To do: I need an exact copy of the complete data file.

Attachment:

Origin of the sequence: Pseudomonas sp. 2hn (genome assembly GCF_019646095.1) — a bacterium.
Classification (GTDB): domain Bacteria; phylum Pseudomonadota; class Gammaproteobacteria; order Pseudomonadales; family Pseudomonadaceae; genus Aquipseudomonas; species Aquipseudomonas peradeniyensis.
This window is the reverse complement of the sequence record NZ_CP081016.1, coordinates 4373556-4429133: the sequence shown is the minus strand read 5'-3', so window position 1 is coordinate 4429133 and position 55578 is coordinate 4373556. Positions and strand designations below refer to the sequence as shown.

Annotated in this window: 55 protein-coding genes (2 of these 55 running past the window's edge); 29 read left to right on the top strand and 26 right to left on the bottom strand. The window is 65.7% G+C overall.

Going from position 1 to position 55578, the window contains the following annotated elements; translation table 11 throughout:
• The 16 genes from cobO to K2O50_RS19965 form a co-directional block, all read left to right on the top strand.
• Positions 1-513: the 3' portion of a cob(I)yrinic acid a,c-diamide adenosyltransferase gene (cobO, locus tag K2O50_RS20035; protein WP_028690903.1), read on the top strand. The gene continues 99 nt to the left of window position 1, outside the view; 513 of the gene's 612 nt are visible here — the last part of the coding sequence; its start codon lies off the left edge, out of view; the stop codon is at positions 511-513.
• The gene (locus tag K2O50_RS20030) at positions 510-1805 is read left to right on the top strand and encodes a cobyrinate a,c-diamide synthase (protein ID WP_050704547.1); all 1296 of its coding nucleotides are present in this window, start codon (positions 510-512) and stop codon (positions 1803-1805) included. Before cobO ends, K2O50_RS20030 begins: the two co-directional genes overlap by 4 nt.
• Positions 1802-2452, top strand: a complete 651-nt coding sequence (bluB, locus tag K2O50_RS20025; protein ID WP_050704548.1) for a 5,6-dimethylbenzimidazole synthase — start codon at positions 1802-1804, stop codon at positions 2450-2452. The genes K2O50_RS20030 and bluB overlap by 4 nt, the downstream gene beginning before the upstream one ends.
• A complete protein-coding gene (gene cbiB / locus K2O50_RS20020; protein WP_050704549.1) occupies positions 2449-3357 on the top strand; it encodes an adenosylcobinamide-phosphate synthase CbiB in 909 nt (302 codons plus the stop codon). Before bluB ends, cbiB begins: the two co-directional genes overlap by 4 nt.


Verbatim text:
Origin of the sequence: Pseudomonas sp. 2hn (genome assembly GCF_019646095.1) — a bacterium.
Classification (GTDB): domain Bacteria; phylum Pseudomonadota; class Gammaproteobacteria; order Pseudomonadales; family Pseudomonadaceae; genus Aquipseudomonas; species Aquipseudomonas peradeniyensis.
This window is the reverse complement of the sequence record NZ_CP081016.1, coordinates 4373556-4429133: the sequence shown is the minus strand read 5'-3', so window position 1 is coordinate 4429133 and position 55578 is coordinate 4373556. Positions and strand designations below refer to the sequence as shown.

Annotated in this window: 55 protein-coding genes (2 of these 55 running past the window's edge); 29 read left to right on the top strand and 26 right to left on the bottom strand. The window is 65.7% G+C overall.

Going from position 1 to position 55578, the window contains the following annotated elements; translation table 11 throughout:
• The 16 genes from cobO to K2O50_RS19965 form a co-directional block, all read left to right on the top strand.
• Positions 1-513: the 3' portion of a cob(I)yrinic acid a,c-diamide adenosyltransferase gene (cobO, locus tag K2O50_RS20035; protein WP_028690903.1), read on the top strand. The gene continues 99 nt to the left of window position 1, outside the view; 513 of the gene's 612 nt are visible here — the last part of the coding sequence; its start codon lies off the left edge, out of view; the stop codon is at positions 511-513.
• The gene (locus tag K2O50_RS20030) at positions 510-1805 is read left to right on the top strand and encodes a cobyrinate a,c-diamide synthase (protein ID WP_050704547.1); all 1296 of its coding nucleotides are present in this window, start codon (positions 510-512) and stop codon (positions 1803-1805) included. Before cobO ends, K2O50_RS20030 begins: the two co-directional genes overlap by 4 nt.
• Positions 1802-2452, top strand: a complete 651-nt coding sequence (bluB, locus tag K2O50_RS20025; protein ID WP_050704548.1) for a 5,6-dimethylbenzimidazole synthase — start codon at positions 1802-1804, stop codon at positions 2450-2452. The genes K2O50_RS20030 and bluB overlap by 4 nt, the downstream gene beginning before the upstream one ends.
• A complete protein-coding gene (gene cbiB / locus K2O50_RS20020; protein WP_050704549.1) occupies positions 2449-3357 on the top strand; it encodes an adenosylcobinamide-phosphate synthase CbiB in 909 nt (302 codons plus the stop codon). Before bluB ends, cbiB begins: the two co-directional genes overlap by 4 nt.